While the Beckhams welcomed their first daughter, Harper Seven, over the weekend, Kate Hudson is still mulling over what to name her new baby boy with her musician fiancé, Matthew Bellamy. From Natalie Portman’s first to Mariah Carey's twins, see more celebrities who added to their families this summer.
The Octomom, AKA Nadya Suleman, story has created quite the ethical debate since she gave birth to octuplets two years ago, and a medical board has decided her fertility doctor, Michael Kamrava, is going to have to take the fall for the fallout.
Not surprisingly, sleepless nights, diaper duty and the drain on finances takes a toll on young couples whose greatest stressor, up until that point, was what movie to rent on a Saturday night. In fact, the Relationship Research Institute in Seattle reports that two-thirds of couples experience a decline in their relationship after the birth of their first child. Women start feeling dissatisfied right away, while men experience these feelings gradually.
If we would have been personally asked to cast a prediction for this study, about whether moms of twins or singleton babies live longer, we would have totally went with mothers of one. Come on. We've been hearing parents tell their clans of kiddos, "Y'all are gonna be the death of me" for ages, haven't you? Chasing after two toddlers at once (and worrying about them) must take a few years off a mom's life, right? Apparently not. New research shows moms of twins actually live longer than moms who just have one baby at a time. Women who birth two children at once are generally stronger from the start, so they tend to live longer.
Letting my son cry it out has not been the main issue in our house. Instead, convincing his father that sleep training works has been an epic battle. Sleep training impacted our marriage, and my job, in ways that no sleep training guide prepared me for. Some light needs to be shed on the conversations that happen in the parents' bedroom while the baby cries.
Two Shall Become One. . . and then three. What happens to the couple relationship when a baby is introduced into the mix? Well, for one thing, life gets very exciting! And exhausting. And challenging. Amid the chaos and the joy and the fear, it is possible to continue to develop a strong, healthy couple relationship. Here are some tips to help:
Everyone tells you how important it is to stay connected to your spouse once you have a child. What they don't tell you is how hard that is to do, since all you really want do on a night off is sleep. A recent haphazard date night my husband and I had highlights this conundrum well.
A few weeks ago, my boyfriend and I discussed the issue that could eventually end our relationship. One of us wants a baby someday, and the other isn't so sure. My boyfriend knows he wants to be a dad. He's in his early thirties in New York City, which is like being 24 in any part of the country. Luckily, he's got decades of fertility ahead of him. The clock's not ticking yet. But it will. My clock's digital. Or maybe I can't tell time. All I know is that I don't know if I want kids. I'm great with them. I've wondered what it would be like to have a child with a few men I've dated. Yet I feel that many people have children out of a sense of obligation or for selfish reasons. I wouldn't consider it settling to be the cool aunt, instead of a mom.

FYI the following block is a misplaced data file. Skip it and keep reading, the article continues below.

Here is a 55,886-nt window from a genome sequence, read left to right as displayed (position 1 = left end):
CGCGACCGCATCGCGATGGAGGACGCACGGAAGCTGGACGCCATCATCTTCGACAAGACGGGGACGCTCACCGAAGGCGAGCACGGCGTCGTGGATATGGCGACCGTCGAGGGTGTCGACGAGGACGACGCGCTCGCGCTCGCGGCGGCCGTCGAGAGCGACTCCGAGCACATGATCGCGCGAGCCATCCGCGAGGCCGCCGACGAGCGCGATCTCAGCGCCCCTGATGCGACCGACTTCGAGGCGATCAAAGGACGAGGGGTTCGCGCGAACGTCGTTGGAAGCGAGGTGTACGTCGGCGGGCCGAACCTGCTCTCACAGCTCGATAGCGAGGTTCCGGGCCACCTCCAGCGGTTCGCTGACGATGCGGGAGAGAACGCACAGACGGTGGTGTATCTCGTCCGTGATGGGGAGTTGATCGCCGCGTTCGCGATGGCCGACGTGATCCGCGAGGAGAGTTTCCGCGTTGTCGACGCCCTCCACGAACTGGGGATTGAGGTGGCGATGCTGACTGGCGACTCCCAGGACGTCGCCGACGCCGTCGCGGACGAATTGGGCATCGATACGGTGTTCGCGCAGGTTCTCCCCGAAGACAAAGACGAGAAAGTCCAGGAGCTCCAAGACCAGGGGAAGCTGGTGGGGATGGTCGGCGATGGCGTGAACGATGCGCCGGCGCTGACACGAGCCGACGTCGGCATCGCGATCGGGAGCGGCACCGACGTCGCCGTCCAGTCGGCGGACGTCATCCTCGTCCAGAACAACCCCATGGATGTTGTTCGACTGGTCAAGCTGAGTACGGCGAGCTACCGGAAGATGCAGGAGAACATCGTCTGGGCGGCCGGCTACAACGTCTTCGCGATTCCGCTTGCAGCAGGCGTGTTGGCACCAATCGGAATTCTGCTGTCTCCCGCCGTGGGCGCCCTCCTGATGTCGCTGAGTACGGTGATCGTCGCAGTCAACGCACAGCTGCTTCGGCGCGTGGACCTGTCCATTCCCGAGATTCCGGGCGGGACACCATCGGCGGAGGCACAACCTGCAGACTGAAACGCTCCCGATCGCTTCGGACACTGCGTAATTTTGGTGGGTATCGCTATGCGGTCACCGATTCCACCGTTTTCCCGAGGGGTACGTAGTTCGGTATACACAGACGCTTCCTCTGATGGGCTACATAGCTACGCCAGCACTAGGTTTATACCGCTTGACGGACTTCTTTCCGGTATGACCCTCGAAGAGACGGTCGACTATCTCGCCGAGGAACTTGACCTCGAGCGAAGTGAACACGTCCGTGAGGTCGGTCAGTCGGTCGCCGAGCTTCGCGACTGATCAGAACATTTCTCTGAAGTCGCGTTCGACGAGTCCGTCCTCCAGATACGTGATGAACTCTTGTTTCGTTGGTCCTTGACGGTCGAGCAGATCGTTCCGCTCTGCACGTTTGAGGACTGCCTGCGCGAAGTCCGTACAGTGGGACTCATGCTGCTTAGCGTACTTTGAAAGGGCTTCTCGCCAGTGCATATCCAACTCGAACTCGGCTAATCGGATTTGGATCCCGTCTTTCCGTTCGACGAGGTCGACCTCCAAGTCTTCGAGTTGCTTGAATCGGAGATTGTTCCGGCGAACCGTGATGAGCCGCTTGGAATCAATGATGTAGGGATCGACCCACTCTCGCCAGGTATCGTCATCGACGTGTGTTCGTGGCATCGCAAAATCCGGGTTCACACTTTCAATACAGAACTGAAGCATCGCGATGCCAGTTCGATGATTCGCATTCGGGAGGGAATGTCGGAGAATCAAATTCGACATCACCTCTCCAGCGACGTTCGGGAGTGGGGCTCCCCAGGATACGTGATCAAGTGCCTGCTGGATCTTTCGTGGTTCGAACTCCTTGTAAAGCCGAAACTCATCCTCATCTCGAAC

It was like the post-WWII baby boom at my publishing company in Manhattan. The ladies' room was full of women patting their stomachs, complaining about morning sickness that lasted all day and chugging Cheerios to battle nausea. I had never seen anything like it at any place I've ever worked.
When Amy Tucker of Columbia, Ill., gave birth to a healthy baby boy last May, she made headlines. The 32-year-old cancer survivor was no ordinary new mom. Thirteen years ago, when Tucker was diagnosed with Hodgkin's lymphoma, she knew the cancer treatment would leave her infertile, so she elected to have one of her ovaries frozen for later re-implantation when she was cancer-free and ready to have kids. Freezing ovaries is allowing women to prolong their fertility after 40.
My husband and I generally agree on things. Whether this is due to similar outlooks or the fact that he does his best not to butt heads with me I’m not sure, but whatever the reason, the result is a home and family that’s overall pretty harmonious. In fact, until recently, pretty much the only thing we regularly disagreed about was whether pizza should actually qualify as a food group. (It shouldn’t.) I was surprised to find out this past June that I was pregnant a third time and our headcount would be increasing again. I was even more surprised to learn a couple of months later that we were having a girl. I had the perfect name. So did my husband. They were not the same name. And neither of us is budging.
A recent study out of Israel suggests a man's oxytocin levels may actually be on par with their wives/girlfriends during the child rearing process. Researchers drew blood from 80 couples who were raising a six-week old baby and found identical amounts in their blood stream. As the child matured to six months, the scientists once again analyzed the levels and found the same result. It seems that a mother and father's oxytocin levels rise together while they watch their wee one grow.